Fun fact! Tina Chilip plays Detective Imada in Episodes 9-12, in which she arrests and interrogates Jessica Jones. I know Tina a bit from way back in my theater days, and now I also know someone who totally arrested Jessica Jones.

Episode 10: “Hellcat” is written by Jane Espenson, who also wrote more than a few episodes of BUFFY THE VAMPIRE SLAYER and BATTLESTAR GALACTICA. In many ways E10 plays like an alternate-universe Buffy origin story, full of snarky wit and feminist subtexts, with the critically-important difference that Buffy’s main thing was slaying undead people, while Trish becomes a killer of living-albeit-badly-behaved people.

But either way, bright yellow shirt!

– Season 3 does not sugarcoat the powers and pitfalls of white femme-inism, despite several moments when, as a viewer, you think it just might (…make the self-interest of the white lady protagonists supersede everyone else’s problems past the point of sense). I’d argue the season, taken as a whole, leans into and unpacks the shit out of the show’s main cultural-critique pressure point (cf. the consciously-ironic title of Episode 2, “You’re Welcome”). Perhaps the super-white-lady trope creates one majorly awkward plot twist around the midpoint of S3, when Jessica makes what appears to be an entirely selfish and self-defeating choice on behalf of Trish. Without spoiling the show’s final arc, let’s just say that they both live to deal with the consequences, and no one ends up #winning big.

– There’s another TV trope which I’d argue is not handled so rigorously in Season 3, but it’s forgiveable if only because it’s one of those Unbeatable Infinity Stone kind of ingrained tropes: that is, Good People Are Cute, Bad People Are Just Plain-Looking (I don’t know what the “technical” term for this trope is). It’s only jarring here because I was pretty excited for Erik/Mind-Bro to be revealed as the main villain, when in fact (‘cos I’m dumb) it turns out to be the less-suave, less-charming Greg Salinger. At least, the show makes attempts to relate that Salinger’s psychotic-sadistic behavior is tied to (to be clear, not caused by) his failures at intimacy rooted in innate self-hate…but, like most TV shows, it weights the scales so that the sorta Chris-Pratt-lookin dude turns out to have a heart of gold, or at least the possibility of redemption, although, objectively, he’s pretty much an asshole. He’s just crafted to be LESS of an asshole than the dumpy guy/evil nerd/dude-who-has-his-own-menacing-music-cue-to-tell-us-who-he-is . Personal bias made me believe (momentarily, incorrectly) the story arc was going to be about Jessica unknowingly hooking up with the ultimate villain for a cheap thrill, and the ensuing consequences and recriminations; not solely because I’m a jerk who hates things, but ‘cause that IRL scenario happens all too often, as much as we’d all like to follow the confirmation bias telling us that Person We’re Attracted To = Good Person. S3 goes a lot of places, but it didn’t end up going there.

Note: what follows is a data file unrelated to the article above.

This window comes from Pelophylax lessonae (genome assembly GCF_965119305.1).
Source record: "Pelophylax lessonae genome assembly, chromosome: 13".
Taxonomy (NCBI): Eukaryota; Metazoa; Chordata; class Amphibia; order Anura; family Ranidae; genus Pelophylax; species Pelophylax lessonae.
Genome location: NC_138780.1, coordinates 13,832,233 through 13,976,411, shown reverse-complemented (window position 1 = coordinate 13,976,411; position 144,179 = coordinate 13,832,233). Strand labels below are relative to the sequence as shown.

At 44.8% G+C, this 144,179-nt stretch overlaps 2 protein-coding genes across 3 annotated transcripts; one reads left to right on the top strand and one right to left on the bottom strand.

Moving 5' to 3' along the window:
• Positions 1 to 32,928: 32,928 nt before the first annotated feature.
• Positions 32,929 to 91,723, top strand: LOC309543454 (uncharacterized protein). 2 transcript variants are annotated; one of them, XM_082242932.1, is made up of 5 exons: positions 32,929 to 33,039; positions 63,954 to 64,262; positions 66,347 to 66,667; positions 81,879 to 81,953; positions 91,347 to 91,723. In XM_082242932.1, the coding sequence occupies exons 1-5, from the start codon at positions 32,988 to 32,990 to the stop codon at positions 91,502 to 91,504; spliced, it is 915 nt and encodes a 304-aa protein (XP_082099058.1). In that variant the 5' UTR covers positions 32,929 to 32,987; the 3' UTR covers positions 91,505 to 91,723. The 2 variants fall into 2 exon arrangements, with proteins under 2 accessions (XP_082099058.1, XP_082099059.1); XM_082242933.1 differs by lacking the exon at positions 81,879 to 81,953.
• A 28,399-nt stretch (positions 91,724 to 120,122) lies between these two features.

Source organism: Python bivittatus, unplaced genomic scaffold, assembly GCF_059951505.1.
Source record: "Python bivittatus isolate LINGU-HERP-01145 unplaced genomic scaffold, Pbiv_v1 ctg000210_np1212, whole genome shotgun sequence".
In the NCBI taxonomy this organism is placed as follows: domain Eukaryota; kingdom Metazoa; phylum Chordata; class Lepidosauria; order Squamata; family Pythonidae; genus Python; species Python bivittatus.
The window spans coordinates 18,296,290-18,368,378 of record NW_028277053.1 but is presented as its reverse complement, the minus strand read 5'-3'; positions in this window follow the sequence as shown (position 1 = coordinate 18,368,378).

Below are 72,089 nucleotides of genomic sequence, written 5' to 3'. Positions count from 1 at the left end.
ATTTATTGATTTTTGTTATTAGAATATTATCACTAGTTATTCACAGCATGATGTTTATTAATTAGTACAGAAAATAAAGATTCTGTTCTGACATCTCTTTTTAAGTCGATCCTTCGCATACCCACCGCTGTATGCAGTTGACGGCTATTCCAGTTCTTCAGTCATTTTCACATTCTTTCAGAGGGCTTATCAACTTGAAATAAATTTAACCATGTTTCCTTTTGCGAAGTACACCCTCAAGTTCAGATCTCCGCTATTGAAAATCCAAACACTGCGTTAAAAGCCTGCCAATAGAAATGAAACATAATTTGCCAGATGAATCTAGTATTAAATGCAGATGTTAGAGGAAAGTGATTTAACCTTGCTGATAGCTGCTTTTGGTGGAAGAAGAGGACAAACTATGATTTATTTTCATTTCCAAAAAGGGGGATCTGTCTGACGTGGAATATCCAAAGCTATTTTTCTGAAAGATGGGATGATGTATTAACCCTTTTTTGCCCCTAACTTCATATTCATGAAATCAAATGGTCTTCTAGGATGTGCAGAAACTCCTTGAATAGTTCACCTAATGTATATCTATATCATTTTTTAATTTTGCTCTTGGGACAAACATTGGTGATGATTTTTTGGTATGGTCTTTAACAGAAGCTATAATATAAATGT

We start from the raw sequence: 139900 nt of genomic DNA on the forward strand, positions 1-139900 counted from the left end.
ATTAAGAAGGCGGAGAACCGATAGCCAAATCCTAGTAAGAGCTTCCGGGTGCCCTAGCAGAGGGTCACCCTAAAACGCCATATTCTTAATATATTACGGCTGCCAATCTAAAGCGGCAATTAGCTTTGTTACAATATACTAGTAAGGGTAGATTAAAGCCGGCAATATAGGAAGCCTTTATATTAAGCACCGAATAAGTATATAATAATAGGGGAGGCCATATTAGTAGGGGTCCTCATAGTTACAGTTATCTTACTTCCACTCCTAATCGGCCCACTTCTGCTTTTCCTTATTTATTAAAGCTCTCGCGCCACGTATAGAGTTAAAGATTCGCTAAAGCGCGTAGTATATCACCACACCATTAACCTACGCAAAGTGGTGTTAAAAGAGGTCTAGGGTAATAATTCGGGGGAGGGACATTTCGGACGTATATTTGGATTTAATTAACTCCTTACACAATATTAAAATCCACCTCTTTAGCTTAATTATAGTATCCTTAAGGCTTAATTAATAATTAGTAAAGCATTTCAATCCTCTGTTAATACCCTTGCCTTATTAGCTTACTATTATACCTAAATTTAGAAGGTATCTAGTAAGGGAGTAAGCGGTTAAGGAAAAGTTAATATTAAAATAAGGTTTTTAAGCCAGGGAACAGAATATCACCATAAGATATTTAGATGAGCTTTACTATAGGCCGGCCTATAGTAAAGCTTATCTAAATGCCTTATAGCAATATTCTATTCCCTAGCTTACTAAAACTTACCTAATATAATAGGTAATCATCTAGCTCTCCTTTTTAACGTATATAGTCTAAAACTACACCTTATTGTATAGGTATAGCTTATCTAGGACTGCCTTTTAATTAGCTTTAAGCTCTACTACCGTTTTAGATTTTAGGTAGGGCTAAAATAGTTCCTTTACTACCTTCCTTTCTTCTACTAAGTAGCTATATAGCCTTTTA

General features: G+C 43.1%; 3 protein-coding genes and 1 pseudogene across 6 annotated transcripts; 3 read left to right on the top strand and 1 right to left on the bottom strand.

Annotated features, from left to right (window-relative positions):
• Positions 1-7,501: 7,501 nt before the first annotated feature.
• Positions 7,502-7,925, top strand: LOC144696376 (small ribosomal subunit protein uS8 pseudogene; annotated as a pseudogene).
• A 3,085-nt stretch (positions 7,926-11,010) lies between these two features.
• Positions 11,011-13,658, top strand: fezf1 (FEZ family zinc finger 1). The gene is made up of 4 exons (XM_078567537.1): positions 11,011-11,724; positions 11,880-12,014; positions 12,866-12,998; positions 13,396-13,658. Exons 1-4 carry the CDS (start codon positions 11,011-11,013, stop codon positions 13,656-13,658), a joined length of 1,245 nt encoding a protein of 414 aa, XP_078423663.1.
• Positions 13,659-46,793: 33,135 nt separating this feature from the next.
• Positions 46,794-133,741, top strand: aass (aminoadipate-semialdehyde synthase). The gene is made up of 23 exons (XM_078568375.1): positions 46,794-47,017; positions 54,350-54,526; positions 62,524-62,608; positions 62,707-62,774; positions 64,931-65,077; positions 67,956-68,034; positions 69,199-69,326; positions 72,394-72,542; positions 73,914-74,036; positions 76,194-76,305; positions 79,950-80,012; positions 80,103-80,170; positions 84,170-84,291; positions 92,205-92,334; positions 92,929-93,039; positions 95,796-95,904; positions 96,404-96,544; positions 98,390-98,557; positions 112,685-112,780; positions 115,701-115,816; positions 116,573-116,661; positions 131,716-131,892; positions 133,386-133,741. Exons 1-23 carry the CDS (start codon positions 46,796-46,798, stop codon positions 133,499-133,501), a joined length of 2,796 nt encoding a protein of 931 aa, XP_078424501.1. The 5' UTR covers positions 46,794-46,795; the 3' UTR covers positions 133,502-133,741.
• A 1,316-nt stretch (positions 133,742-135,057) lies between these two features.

– The last song, the closing musical sendoff for the Marvel-Netflix serieses, is Bikini Kill’s “Keep On Living.” Joan Jett visual references aside, JESSICA JONES’ soundtrack is notably jazz-based, with added (plot-relevant) emphasis in S3 on cello and moody themes for strings…until the Bikini Kill song steamrolls over all that with unsubtle 4/4 punk force, from closing shot unto final credits.  It’s, I opine, a big fucking hero moment.